Victory Tip for Copywriters from a Tony Award-Winning Broadway Producer
The Power of One can do more for you than just drastically improve your writing and leave clients begging to pay you more …
(If you’re not familiar, the Power of One is the concept that the best writing focuses on one thing at a time. One good idea presented clearly is more powerful than multiple ideas in any written project.)
So today, I want to talk to you about applying the Power of One to your writing goals so you can succeed at more of them, and do it faster than you ever imagined.
The Tiny Engine That Powers the Biggest Machines
I recently had the honor of interviewing Tony award-winning Broadway producer and writer, Ken Davenport.
Ken appears to have his finger on the pulse of dozens of innovative, flourishing projects within the entrepreneurial world.
Multiple Tony nominations and wins aside, he runs several theatrical websites … helped develop a smartphone app … launched innovative marketing techniques that brought him international attention … keeps up with a daily blog, and — of all the fascinating and unexpected things — created a best-selling Broadway board game.
So on paper, he sounds like one hectically busy guy. And while he is massively efficient …
He also confided his real secret to success:
“It starts with being committed and passionate about a single idea and focusing on that instead of starting with something so daunting you’re paralyzed.”
Meaning, if you sit down to write with the goal of penning a New York Times Best Seller … chances are you’re going to freeze up before you write a single page. It’s too big of a goal to move forward with. You need to dial it back.
The same is true when it comes to setting income goals or landing big-name copywriting clients.
The fix is to drill it down to a smaller, actionable goal — something you can do today.
Never Wake Up Scared Again
Let’s say your goal is to make $60,000 in 10 months as a paid writer … and you’ve yet to land your first client.
That’s a pretty intimidating goal. Which is not to say you shouldn’t aim high like that … after all, setting goals and framing them in a timeline works. That’s why so many writers do it.
But you can’t wake up each morning worrying about how you’ll earn that $60,000 …
Because it won’t happen with one single project. And it’s scary. And it’ll freeze you in your tracks.
This is where you want to break it down into actionable steps. So with 10 months to go, you need to average $6,000 a month, or $1,500 a week.
Then, ask yourself, how can I make $1,500 in one week?
If you read Barefoot Writer Magazine, you know that several different writing opportunities can easily bring in that much a week. Like e-newsletters, which we feature in the October issue — writing just two or three a week could easily bring you a $1,500 paycheck.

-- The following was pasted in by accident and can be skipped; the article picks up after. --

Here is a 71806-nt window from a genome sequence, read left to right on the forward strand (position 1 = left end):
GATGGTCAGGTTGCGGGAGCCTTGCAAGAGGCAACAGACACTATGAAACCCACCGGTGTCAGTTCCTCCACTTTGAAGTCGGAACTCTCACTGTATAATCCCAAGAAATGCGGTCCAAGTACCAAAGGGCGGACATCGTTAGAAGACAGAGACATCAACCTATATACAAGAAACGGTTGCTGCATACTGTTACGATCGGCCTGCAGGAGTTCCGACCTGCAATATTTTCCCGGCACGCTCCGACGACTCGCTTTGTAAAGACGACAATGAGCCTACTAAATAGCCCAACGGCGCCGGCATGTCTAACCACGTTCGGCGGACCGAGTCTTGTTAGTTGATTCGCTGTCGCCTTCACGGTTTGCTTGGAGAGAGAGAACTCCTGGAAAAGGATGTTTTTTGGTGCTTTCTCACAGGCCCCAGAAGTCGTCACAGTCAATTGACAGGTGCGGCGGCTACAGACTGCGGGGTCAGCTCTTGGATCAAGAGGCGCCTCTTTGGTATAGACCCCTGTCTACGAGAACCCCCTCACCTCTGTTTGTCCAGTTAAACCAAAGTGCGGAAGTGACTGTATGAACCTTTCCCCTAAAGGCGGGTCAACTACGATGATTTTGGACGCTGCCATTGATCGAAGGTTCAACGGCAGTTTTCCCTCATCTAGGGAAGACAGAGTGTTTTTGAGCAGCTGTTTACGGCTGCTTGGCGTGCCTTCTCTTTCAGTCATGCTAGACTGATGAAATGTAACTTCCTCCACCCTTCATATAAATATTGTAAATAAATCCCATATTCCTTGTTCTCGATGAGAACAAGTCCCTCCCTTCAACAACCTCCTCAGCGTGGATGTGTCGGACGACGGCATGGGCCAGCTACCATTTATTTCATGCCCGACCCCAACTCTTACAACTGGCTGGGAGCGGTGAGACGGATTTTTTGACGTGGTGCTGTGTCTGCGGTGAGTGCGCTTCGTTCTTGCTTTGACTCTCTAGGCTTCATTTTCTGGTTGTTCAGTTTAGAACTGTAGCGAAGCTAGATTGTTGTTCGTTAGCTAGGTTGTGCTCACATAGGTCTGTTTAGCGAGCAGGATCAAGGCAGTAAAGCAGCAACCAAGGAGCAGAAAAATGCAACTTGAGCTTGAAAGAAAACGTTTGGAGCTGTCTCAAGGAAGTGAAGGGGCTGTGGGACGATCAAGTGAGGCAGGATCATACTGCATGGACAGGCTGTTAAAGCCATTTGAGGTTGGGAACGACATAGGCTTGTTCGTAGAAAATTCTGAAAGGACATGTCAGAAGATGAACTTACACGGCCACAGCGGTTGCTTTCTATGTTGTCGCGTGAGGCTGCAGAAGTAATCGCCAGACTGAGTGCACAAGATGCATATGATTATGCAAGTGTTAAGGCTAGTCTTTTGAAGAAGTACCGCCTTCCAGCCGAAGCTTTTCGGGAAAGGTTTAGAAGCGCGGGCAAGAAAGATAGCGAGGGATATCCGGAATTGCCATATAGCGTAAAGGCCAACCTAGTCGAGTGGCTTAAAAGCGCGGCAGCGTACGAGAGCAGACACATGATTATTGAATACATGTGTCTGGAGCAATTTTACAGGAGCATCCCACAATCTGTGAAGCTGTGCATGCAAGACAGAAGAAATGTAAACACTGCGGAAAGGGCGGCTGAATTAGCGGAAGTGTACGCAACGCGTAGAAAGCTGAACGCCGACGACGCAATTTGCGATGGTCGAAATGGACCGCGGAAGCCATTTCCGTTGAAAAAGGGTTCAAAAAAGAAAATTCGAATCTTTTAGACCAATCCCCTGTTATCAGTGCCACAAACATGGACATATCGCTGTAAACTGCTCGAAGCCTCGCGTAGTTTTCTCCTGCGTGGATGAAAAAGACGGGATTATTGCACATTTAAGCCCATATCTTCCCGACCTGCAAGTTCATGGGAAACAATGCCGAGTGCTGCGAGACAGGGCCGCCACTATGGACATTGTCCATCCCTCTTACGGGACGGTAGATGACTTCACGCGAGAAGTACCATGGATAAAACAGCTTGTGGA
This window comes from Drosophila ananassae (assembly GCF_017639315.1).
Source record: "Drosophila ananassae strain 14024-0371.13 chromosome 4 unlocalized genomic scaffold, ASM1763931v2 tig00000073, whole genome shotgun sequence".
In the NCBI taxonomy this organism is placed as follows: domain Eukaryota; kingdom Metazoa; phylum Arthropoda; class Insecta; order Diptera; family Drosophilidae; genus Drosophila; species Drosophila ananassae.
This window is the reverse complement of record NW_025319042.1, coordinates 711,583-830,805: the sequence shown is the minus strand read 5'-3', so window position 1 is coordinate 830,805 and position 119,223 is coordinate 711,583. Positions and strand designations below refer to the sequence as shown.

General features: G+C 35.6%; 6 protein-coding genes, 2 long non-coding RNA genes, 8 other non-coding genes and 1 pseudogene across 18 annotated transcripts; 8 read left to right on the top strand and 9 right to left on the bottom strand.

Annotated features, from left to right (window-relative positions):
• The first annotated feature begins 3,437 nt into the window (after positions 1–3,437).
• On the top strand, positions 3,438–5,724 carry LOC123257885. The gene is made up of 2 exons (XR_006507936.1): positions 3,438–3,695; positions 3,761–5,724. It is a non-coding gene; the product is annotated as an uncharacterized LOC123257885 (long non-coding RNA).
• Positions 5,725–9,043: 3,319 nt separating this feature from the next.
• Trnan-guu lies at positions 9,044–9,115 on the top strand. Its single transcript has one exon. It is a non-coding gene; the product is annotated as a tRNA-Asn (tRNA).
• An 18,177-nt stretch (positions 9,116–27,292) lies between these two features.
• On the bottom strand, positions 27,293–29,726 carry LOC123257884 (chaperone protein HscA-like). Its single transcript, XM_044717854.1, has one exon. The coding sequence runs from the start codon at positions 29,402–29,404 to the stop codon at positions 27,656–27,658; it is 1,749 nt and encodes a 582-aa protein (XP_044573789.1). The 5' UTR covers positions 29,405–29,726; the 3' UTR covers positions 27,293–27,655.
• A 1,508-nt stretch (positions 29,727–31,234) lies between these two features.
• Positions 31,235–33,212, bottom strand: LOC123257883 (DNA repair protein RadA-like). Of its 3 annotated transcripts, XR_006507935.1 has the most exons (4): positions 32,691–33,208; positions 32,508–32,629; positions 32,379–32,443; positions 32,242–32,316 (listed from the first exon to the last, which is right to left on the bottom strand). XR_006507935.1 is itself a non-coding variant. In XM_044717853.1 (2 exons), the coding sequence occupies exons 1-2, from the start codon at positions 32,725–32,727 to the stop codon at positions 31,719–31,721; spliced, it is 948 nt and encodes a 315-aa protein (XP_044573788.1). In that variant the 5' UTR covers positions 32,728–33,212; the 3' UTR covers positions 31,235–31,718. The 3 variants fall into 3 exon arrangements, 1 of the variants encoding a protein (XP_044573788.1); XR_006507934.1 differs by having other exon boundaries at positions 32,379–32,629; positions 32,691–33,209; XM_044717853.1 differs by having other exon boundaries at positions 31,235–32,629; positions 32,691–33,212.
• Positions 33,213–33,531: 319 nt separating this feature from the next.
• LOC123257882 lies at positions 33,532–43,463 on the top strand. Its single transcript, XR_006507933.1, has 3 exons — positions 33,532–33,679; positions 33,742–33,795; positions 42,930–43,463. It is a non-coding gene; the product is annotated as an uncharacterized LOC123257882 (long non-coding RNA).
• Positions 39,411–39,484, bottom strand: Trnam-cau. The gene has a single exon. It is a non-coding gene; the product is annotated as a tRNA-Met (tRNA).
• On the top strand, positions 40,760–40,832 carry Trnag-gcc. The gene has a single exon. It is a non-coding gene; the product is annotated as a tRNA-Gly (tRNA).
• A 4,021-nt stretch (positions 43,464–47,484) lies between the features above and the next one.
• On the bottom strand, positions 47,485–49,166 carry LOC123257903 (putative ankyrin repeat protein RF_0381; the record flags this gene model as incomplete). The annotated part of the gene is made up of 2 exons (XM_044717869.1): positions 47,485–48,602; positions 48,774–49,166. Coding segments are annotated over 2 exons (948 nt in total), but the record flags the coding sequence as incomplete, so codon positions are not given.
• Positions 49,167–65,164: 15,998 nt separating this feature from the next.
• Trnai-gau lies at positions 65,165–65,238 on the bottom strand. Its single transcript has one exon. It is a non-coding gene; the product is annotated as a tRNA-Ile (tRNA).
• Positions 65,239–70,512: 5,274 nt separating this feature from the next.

This narrows your goal nicely. So instead of waking up and wondering how will I make $60,000?
You wake up and think how can I land two or three e-newsletter projects this week?
Of course, your answer will depend on where you are in your writing career. Maybe you already have contacts in a specific industry whom you can approach for projects or referrals.
That then becomes the ONE thing you concentrate on.
Or maybe you’re starting from scratch. If so, your focus would be on learning the structure of well-written e-newsletters. Or on putting together some samples.
Whatever your starting point, you need to figure out the one thing that becomes your next step.
Then focus on it, and only it, till you’re ready to move to a new step.
Just as you’d find when writing an essay using the Power of One, steering your energy toward accomplishing a single goal will bring you a more powerful result.
Always End on a High(er) Note
Does that mean you’ll climb uninterrupted to your $60,000 goal?
Probably not. As Ken Davenport told me,
“It’s not a straight uphill climb. It's a lot like the stock market … You're going to have dips and valleys and then you're going to surge ahead and then you're going to go slowly back up, and then you're going to boost ahead …
“You just have to make sure the trend line is always positive. That at the end of the long week, month, whatever it is, that you end up a little bit higher than you did in the previous week or month.”
Ken shared many other profound ideas on achievement and getting things done. You can read the rest of his interview in our October issue of Barefoot Writer Magazine. Go here now to read it or click here to join the Barefoot Writer Club today.
Do you have any questions about taking your first or next step? Share with us in the comments below.
The Professional Writers’ Alliance
At last, a professional organization that caters to the needs of direct-response industry writers. Find out how membership can change the course of your career. Learn More »